Alternative Energy Sources for the Home

For topics about heating with other types of fuel such as wood burners, gas furnaces, oil burners and geothermal heat pumps.
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Poconoeagle
Member
Posts: 6403
Joined: Sat. Nov. 08, 2008 7:26 pm
Stove/Furnace Make: Buckwalter & Co. , EFM520
Stove/Furnace Model: No. 28 Glenwood 1880, Alaska
Location: Tobyhanna PA

Post Tue. Dec. 16, 2008 12:17 pm

Very cool albit the 58K for the 100 ft tower cuts into the wallet a wee to deep for me! :D

There was a 350ft tower 100ft from my shop for celphone and such and I frequently watched the guys work on it. each of the 3 legs sat on a 10ft dia 90ft deep(to the bedrock) foundation. I saw lightning hit it many times and it was just awsome.
I frequently do mast work @ 60ft or so and I agree it is great hanging up there although not quite stable in rough water :|
"Do it Right the First Time" dont leave it for the next guy, as YOU may be the Next guy!!

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e.alleg
Member
Posts: 1285
Joined: Fri. Feb. 16, 2007 10:31 am
Stove/Furnace Make: EFM
Stove/Furnace Model: 520
Location: western ny

Post Tue. Dec. 23, 2008 2:36 pm

You can make your own personal windmill: here's the plans for free (or you can send me $200 if you want). Take the electric motor out of a treadmill, hook it up to a ceiling fan. Mount it on your roof or a flagpole. Now you have a basic wind generator for basically free if you scrounge up all the parts from the dump. The biggest problem with a windmill is the power goes out when the wind stops blowing so you'll need to grid tie or add a battery or something.
Burning coal is definitely worth the extra work involved.
"Good enough" is not good enough.


bustedwing
Member
Posts: 140
Joined: Sun. May. 11, 2008 1:48 pm
Hot Air Coal Stoker Furnace: LL Pioneer
Coal Size/Type: Rice
Other Heating: Hot air oil
Stove/Furnace Make: LeisureLine
Stove/Furnace Model: Pioneer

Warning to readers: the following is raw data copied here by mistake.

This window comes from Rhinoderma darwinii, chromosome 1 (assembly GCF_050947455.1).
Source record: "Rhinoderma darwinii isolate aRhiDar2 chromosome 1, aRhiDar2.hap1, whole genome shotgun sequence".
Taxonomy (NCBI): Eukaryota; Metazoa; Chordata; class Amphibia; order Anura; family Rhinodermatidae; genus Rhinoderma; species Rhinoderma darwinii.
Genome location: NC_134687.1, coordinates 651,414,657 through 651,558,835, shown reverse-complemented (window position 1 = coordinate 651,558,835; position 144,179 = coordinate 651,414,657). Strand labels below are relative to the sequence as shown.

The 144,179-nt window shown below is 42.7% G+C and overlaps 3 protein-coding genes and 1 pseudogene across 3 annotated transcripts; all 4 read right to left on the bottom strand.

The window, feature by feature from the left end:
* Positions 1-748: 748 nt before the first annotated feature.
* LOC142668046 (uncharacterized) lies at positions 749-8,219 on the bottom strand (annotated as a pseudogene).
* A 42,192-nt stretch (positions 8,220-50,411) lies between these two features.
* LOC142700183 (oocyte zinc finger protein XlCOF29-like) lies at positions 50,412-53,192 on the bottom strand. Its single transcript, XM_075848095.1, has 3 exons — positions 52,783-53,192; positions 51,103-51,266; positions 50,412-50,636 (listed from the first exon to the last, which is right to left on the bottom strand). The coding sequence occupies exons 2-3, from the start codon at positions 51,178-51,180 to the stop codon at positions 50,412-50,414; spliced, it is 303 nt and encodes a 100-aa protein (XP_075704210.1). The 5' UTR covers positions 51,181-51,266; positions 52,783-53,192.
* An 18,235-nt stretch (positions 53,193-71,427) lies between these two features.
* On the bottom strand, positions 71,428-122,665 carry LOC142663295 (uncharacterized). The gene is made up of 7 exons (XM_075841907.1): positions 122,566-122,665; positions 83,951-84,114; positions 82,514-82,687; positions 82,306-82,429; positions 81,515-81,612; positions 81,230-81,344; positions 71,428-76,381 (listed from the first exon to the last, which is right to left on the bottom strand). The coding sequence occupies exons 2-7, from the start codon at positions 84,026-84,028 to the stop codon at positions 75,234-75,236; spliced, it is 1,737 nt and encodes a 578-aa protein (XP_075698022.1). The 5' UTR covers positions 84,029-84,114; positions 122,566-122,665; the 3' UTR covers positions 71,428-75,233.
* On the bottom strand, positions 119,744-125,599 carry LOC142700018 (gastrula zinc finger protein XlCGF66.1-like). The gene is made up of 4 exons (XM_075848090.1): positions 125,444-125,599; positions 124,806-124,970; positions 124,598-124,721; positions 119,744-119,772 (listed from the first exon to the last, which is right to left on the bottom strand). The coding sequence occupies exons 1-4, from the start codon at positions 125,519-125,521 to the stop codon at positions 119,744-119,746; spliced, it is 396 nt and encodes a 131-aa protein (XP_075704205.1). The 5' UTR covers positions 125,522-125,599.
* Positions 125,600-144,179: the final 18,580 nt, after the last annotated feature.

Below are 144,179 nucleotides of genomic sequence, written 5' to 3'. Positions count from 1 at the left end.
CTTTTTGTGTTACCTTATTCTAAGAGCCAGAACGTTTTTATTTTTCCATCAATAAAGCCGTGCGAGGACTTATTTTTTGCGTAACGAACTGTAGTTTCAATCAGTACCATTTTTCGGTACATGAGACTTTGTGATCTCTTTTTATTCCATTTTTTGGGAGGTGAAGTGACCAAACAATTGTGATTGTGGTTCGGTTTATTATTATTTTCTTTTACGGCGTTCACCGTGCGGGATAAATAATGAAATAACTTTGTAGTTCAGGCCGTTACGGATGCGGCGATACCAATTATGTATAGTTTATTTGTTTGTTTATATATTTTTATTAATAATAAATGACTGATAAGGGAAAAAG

Location: south central pa

Post Sat. Dec. 27, 2008 8:43 pm

Homepower magazine has been in the alternative energy business/testing/development for decades,the owner/editor Perez has a couple degrees and thousands of hours of hands on experience with design and trial and error testing of simple systems that can be used in third world countries to supply basics such as water,electric and heat,rammed earth,underground, and straw bale housing etc.,he covers the full spectrum and all of his highly technical articles and mathmatics and laymans translations are on cd and can be purchased for far less than 200 bucks. http://www.homepower.com I bought his cd's once years ago,worth the money,the technical articles have diagrams,schematics,math,pictures,excellent,and will open your mind to a world of expertise most of us aren't aware of.Have fun. RichB

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av8r
Member
Posts: 1163
Joined: Thu. Dec. 06, 2007 12:07 pm
Hot Air Coal Stoker Furnace: Leisure Line Hearth with twin turbos (sounds like it)
Stove/Furnace Make: Leisure Line
Stove/Furnace Model: Hearth model with twin turbos
Location: Near Owego, NY

Post Sat. Dec. 27, 2008 10:10 pm

tugcapt wrote:Thanks for all the help.I asked the same questions on two wind related sites and didn't get back a fraction of the help I got back from this site.Love this site lol.I may never need another site for all my technical needs.Now all I need is a site that can help manage my finances lol
I think I have something coming up that a lot on here will enjoy.For the past week I have been lightering a coal ship in the Dlaware river and I know how much we all like pics. so I have been taking many.What catogory would they fit best?Gotta run time to sail
Keith
First place you ought to look is at the wind maps for your area. They're published online and are accurate enough to determine whether wind is a viable option for you at a reasonable height. Like Freddy, many folks get into wind and soon determine that they don't have the wind to drive the turbine enough to get the ROI under 20 years. Getting the thing up high enough to ensure good wind can often cost well more than you'd believe.

Many states offer as much as 50% rebate, but they require you to use a licensed contractor, which puts the kibash on the rebate actually helping you. I had a lengthy discussion with the people in NYS that offer the alternative energy rebates and explained that I was more than capable of doing the install from A to Z which would save me and NYS about $20,000. They could not have cared less. I didn't pursue wind after that.
"Fools you are. To say you learn by your experience. I prefer to profit by others' mistakes and avoid the price of my own."

- Otto von Bismarck

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